Active for almost 50 years since its launch in 1977, Voyager 1 – the first spacecraft to cross into interstellar space – is not doing well. Adarsh explains what’s going on….

NASA launched Voyager 1 from the Kennedy Space Cater in Florida in 1977, along with its sister craft Voyager 2. These two are the longest-serving, nonpassive spacecrafts in existence. They are part of an elite fleet of five probes that are on trajectories that will take them out of the solar system, never to return.

But since November of 2023, Voyager 1 has been sending incomprehensible messages back to Earth and that has got the engineers at NASA really worried. Suzanne Dodd, a part of NASA’s Jet Propulsion Laboratory, said “”It basically stopped talking to us in a coherent manner.”

So, is the Voyager 1’s near-50-year journey about to end?

Image Credit: NASA

The History of the Voyagers

Voyagers 1 and 2 were initially on a four-year mission to study Jupiter, Saturn and the larger moons of the two planets over a period of five years. But they have managed to outlast their original mission lifespan by more than 35 years and are both currently 130 times farther away from Earth than our planet is from the Sun.

The twin spacecraft made a string of discoveries on and around Jupiter and Saturn, like the intricacies of Saturn’s rings and the presence of active volcanoes on Jupiter’s moon Io. Voyager 2 went on to explore Uranus and Neptune and is still the only spacecraft to have visited those planets.

Apart from its scientific impact, Voyager 1 also clicked the famous “Pale Blue Dot” image of Earth, which American astronomer Carl Sagan interpreted as a representation of how small humanity is in the grand scale of the cosmos.

The image of earth clicked by Voyager 1 which Carl Sagan called the ‘Pale Blue Dot’.
(Image Credit: NASA / BBC)

What seems to be the Problem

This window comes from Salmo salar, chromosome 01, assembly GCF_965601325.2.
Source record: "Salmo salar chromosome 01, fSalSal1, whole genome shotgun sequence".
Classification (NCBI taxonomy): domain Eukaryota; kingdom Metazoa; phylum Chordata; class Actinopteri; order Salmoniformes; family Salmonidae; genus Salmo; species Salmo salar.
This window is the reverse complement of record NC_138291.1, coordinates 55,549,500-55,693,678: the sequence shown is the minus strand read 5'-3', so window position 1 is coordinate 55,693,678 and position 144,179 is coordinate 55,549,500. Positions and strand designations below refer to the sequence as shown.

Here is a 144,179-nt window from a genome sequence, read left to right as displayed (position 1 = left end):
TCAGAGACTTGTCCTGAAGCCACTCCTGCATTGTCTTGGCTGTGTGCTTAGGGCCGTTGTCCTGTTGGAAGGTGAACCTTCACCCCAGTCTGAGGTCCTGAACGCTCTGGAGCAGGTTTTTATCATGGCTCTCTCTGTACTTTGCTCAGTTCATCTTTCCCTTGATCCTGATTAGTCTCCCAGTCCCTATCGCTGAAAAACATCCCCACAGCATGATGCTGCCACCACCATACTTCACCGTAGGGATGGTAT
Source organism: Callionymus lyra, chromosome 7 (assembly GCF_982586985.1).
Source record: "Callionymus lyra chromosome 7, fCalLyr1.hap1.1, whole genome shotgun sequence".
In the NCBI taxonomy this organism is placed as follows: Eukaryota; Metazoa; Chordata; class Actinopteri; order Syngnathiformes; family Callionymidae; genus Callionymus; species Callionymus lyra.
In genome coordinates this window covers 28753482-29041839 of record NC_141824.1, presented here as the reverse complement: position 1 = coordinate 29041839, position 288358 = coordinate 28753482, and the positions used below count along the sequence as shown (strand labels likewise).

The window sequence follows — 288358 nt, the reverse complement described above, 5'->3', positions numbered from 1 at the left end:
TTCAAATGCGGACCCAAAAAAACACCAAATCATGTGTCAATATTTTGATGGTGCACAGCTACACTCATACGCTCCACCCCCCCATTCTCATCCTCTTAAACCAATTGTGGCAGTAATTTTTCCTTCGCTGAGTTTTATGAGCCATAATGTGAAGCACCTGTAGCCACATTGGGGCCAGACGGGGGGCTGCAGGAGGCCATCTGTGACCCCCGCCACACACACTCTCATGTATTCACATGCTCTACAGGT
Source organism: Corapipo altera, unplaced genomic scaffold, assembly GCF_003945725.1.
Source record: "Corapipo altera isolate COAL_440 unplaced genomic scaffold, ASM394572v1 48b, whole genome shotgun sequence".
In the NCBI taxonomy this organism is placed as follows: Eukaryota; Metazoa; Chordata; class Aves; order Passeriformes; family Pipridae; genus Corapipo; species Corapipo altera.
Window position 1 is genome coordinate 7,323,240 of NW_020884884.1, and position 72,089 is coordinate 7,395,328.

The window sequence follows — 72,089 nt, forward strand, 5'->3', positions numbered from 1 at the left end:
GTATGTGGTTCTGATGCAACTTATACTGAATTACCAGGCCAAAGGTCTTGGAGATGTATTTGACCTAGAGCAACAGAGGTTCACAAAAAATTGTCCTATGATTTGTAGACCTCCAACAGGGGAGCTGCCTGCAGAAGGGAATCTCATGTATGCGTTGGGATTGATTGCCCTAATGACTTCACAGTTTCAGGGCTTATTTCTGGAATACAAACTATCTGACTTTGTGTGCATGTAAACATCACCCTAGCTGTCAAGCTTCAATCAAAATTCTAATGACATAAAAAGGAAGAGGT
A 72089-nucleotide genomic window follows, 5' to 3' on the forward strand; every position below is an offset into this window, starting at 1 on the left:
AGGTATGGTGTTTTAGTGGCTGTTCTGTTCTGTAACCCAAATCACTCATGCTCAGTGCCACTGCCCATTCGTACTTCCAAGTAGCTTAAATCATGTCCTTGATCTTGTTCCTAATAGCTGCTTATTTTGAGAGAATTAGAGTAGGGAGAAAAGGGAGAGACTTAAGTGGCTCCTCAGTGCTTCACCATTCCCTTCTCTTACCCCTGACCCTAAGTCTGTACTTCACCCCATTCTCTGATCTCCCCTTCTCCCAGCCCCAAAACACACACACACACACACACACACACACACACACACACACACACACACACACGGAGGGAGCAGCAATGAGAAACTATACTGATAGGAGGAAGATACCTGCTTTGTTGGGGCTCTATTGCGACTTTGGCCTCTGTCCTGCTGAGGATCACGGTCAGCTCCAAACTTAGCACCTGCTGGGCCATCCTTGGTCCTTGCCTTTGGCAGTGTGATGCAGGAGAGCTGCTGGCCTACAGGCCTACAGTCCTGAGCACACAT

Voyager 1 started facing a critical computer glitch in November last year. Instead of the expected data, Mission Control was receiving gibberish from the craft, indicating a malfunction in its flight data subsystem (FDS).

With Voyager 1’s software and documentation dating back to the 1970s, troubleshooting was proving to be a challenge. Most of the scientists who worked on the old code have retired by now and the documentation itself is aging, adding to the complexity of the situation.

Mission Control suspected corrupted code and began sending commands to bypass the issue. A breakthrough came on March 1, this year, when a command successfully reached Voyager 1, although it took nearly two days for a response due to the immense distance. Upon decoding the response, engineers realized it contained the entire FDS memory, providing a comprehensive record of the craft’s data and operations.

Artist’s concept drawing of Voyager 1. (Image Credit: NASA)

This discovery serves as a cosmic Rosetta Stone, allowing NASA to compare current and past data to pinpoint the malfunction’s cause and hopefully extend Voyager 1’s mission.

The Last Word

Regardless of this issue, Voyager 1 has been showing its age and isn’t anticipated to last more than a few more years as its radio-thermal generators run down.

But if the engineers at NASA don’t manage to overcome the computer glitch completely, that journey could end a lot sooner. Whether they are able to solve it, remains to be seen.

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Adarsh hates personal bios, Chelsea football club and Oxford commas. When he's not writing, he's busy playing FIFA on his PlayStation.

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